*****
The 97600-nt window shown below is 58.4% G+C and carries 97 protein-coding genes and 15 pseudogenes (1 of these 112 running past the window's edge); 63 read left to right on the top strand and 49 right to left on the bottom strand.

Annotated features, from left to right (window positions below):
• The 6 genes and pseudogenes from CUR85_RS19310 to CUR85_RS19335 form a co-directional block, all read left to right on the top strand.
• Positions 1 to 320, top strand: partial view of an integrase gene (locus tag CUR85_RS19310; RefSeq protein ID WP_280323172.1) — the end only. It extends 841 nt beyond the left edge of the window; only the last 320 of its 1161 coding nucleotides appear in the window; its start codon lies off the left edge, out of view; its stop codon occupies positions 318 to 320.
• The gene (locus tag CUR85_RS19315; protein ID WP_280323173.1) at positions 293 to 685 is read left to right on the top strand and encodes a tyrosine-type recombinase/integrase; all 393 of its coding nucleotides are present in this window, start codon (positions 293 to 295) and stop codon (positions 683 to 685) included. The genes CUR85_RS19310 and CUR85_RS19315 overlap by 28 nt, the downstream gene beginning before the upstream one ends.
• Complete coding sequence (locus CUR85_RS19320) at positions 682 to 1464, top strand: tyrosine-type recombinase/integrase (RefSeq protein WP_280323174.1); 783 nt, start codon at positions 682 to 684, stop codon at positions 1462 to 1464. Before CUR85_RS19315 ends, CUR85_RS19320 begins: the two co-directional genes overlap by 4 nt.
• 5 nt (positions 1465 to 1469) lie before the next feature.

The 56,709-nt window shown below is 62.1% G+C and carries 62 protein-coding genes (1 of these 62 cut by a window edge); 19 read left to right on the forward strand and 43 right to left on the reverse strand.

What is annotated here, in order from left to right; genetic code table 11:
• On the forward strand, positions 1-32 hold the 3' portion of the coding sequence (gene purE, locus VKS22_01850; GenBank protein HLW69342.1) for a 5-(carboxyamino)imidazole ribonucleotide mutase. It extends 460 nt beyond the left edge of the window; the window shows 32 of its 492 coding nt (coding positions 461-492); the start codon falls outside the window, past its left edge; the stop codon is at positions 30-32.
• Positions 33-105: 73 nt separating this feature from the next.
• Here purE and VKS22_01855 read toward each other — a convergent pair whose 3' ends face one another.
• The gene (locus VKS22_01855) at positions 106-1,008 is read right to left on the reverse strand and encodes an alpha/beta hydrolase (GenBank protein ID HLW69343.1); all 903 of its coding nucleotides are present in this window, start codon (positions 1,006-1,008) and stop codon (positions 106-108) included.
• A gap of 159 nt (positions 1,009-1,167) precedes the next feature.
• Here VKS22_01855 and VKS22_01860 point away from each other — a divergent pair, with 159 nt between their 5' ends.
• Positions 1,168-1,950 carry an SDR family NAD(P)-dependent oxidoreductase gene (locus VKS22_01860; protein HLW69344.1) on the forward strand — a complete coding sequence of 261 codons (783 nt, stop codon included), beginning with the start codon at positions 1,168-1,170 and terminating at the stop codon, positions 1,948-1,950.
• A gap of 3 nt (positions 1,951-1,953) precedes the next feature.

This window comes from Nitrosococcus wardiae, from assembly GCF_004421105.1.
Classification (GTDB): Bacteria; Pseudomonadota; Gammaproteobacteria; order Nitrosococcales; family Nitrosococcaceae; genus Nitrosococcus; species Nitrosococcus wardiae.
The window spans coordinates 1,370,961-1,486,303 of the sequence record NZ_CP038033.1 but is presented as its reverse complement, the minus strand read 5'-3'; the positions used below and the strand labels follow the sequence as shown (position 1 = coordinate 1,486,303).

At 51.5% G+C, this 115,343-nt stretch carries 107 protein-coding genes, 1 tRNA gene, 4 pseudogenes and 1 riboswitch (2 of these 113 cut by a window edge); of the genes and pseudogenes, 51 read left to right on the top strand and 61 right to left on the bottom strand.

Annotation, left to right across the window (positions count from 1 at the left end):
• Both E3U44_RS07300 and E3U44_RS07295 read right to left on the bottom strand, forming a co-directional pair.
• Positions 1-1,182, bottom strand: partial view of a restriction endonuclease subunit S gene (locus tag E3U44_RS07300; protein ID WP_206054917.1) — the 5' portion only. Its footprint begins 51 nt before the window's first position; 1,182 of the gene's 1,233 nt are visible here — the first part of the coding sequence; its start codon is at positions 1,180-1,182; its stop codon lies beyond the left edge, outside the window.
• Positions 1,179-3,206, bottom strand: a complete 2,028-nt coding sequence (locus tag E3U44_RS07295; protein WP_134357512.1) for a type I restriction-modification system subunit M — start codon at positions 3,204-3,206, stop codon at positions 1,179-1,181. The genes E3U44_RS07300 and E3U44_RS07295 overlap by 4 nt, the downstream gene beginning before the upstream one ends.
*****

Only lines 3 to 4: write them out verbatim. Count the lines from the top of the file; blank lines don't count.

• The 6 genes and pseudogenes from CUR85_RS19310 to CUR85_RS19335 form a co-directional block, all read left to right on the top strand.
• Positions 1 to 320, top strand: partial view of an integrase gene (locus tag CUR85_RS19310; RefSeq protein ID WP_280323172.1) — the end only. It extends 841 nt beyond the left edge of the window; only the last 320 of its 1161 coding nucleotides appear in the window; its start codon lies off the left edge, out of view; its stop codon occupies positions 318 to 320.